ELI: Electronic Life-detection Instrument


Steve Boxall/Zero Gravity Corporation

Steve Boxall/Zero Gravity Corporation

Life on Mars, if it exists, could have been transferred between Earth and Mars due to meteorite impacts. The Search for Extra-Terrestrial Genomes (SETG; is under development to enable the search for nucleic acid (DNA, RNA) based life on Earth and for diverse other space-related applications (e.g., Carr et al. 2017). In our prior ZeroG experiment (November 2017) we demonstrated a robust sequencing capability during parabolic flight using a small commercial device (Oxford Nanopore MinION Mk-1B) weighing ~ 100 g and powered by a USB port. This device detects double stranded DNA or single stranded RNA after appropriate library preparation, which consists of many enzymatic steps to prepare the nucleic acids (DNA, RNA) for sequencing. Life beyond Earth may or may not use standard nucleic acids, thus, the astrobiology community seeks devices capable of detecting not only DNA or RNA, but nucleic acids or other informational polymers. In addition, targeting other biomolecules that are stable over geologic time, such as amino acids, is highly desirable.

Here we propose to test an element of the Electronic Life-detection Instrument (ELI), specifically a solid-state single molecule detector. We propose to target amino acids and IPs, including nucleic acids, though note that, in principal, many other types of molecules could be detected. This versatility will support unambiguous life detection and detection of forward contamination. ELI relies on solid-state quantum electronic tunneling (QET) nanogap sensors (Fig. 1), which can detect and discriminate among single amino acids, and detect RNA and DNA, including bases and (in a very limited fashion) sequences.

The research goals of the experiment are to 1) Quantify the impact of g-level on the nanogap device, and 2) Quantify changes in noise due to g-level and vibration. In addition, we aim to perform single molecule detection of amino acids.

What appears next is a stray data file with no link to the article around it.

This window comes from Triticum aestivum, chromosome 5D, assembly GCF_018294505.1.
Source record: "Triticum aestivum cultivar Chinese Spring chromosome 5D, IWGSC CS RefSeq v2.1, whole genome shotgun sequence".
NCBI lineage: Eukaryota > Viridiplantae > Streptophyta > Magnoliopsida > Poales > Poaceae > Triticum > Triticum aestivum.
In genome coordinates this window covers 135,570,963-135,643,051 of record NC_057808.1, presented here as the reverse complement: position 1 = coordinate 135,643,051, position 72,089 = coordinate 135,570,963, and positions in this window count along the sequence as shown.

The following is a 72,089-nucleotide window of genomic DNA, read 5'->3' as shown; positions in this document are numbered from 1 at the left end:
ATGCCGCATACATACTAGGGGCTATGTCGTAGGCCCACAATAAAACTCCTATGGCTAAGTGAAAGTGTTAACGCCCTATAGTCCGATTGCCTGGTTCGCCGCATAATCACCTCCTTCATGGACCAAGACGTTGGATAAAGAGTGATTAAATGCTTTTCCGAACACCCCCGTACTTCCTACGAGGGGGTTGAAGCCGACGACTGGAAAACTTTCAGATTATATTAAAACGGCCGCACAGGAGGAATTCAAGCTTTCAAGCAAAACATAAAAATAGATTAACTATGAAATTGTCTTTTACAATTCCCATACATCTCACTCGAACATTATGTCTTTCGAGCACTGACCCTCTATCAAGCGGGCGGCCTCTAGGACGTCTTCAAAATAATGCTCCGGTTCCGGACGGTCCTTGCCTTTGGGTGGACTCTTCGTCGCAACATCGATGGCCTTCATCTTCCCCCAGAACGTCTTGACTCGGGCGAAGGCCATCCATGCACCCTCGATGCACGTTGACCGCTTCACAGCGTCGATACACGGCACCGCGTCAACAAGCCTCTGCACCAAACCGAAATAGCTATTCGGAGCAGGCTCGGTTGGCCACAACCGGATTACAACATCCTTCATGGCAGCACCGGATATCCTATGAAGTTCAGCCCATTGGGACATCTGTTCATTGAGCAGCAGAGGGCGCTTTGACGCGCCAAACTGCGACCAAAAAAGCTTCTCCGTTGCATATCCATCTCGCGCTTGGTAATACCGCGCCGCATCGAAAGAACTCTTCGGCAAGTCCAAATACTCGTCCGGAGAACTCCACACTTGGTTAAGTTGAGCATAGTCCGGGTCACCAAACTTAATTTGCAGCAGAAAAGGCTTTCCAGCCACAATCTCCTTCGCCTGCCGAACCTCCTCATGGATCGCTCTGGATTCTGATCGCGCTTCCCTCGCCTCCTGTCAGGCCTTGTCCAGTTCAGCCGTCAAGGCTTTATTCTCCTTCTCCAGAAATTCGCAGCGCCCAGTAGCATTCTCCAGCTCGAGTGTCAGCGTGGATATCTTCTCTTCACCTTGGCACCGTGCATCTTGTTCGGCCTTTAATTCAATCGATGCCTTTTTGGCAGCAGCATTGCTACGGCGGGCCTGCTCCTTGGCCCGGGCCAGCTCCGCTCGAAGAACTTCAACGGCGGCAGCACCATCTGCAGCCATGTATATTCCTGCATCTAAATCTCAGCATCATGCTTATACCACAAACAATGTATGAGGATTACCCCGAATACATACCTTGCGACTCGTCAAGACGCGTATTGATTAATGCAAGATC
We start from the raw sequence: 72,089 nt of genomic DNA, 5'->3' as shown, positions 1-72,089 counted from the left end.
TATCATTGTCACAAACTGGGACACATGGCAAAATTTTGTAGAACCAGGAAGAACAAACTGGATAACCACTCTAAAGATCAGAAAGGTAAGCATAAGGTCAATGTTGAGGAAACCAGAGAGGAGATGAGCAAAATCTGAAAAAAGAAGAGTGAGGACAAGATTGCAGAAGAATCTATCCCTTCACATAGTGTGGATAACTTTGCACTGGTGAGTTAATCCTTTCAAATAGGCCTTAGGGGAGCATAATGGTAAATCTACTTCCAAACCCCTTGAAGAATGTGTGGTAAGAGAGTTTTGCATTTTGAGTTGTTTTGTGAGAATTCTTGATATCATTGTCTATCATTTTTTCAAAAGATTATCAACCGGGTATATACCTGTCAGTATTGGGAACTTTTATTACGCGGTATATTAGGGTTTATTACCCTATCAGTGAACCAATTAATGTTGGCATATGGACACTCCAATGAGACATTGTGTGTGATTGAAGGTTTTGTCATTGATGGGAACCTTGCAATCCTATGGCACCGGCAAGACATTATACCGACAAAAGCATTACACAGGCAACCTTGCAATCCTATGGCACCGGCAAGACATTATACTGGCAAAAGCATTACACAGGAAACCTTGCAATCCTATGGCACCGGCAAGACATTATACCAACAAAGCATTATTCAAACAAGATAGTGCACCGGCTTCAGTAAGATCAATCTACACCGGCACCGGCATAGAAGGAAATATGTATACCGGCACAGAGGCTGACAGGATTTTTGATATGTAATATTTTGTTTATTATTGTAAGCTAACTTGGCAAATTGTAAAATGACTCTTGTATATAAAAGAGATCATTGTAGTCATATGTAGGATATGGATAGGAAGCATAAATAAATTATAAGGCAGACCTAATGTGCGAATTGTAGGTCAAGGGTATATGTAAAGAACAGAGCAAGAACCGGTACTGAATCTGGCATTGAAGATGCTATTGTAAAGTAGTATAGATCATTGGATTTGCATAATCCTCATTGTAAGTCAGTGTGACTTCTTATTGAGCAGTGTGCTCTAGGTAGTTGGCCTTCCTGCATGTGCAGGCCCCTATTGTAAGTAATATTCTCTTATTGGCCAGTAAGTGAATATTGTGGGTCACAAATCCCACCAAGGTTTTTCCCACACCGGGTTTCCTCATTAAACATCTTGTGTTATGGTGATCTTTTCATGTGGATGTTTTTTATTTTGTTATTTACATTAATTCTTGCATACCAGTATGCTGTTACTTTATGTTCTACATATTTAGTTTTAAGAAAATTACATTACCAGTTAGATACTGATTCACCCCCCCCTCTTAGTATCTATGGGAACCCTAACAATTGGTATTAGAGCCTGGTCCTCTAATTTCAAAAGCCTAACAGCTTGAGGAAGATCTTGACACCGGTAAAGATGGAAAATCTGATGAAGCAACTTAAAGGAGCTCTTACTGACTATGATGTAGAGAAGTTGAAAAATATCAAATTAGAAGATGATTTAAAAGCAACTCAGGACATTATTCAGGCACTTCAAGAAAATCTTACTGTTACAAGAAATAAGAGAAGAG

In the 2021 flight (originally planned for 2020), we are testing upgraded hardware that permits automatic real-time sub-nanometer gap control to improve the measurement fidelity of the system.


Chris Carr (2020)

Instrument overview. A) ELIE will utilize an adjustable nanogap to measure at least two key biosignatures: 1) Amino acid abundance distribution, and 2) Presence of informational polymers, not limited to DNA and RNA. B) Nanogap chip. C)Single amino acid events (proline, 10 μM; 100 mV applied bias)


Di Ventra & Taniguchi, 2016


Chris Carr

Team Members

Christopher E. Carr, Principal Investigator

Maria T. Zuber, Co-Investigator

Gary Ruvkun, Co-Investigator

Jason Soderblom, Co-Investigator

Jack Szostak, Co-Investigator

Masateru Taniguchi, Co-Investigator

Daniel Duzdevich, Postdoctoral Associate

Delson Faria Dasilva, Undergraduate Researcher

Spencer Meek, Summer High School Intern


MIT Media Lab Space Exploration Initiative (Zero-G Flight)

Funding: NASA 80NSSC19K1028


Carr CE, Mojarro A, Hachey J, Saboda K, Tani J, Bhattaru SA, Smith A, Pontefract A, Zuber MT, Finney M, Doebler R, Brown M, Talbot R, Nguyen V, Bailey R, Ferguson T, Church G, Ruvkun G. Towards In Situ Sequencing for Life Detection. Aerospace Conference, 2017 IEEE. March 4-11, Big Sky, MT, USA, pp. 1-18. Session 2.07 In Situ Instruments for Landed Surface Exploration, Orbiters and Flybys. Paper # 2353 doi:10.1109/AERO.2017.7943896

Di Ventra, M. & Taniguchi, M. in Nat Nano Vol. 11 117-126 (Nature Publishing Group, 2016).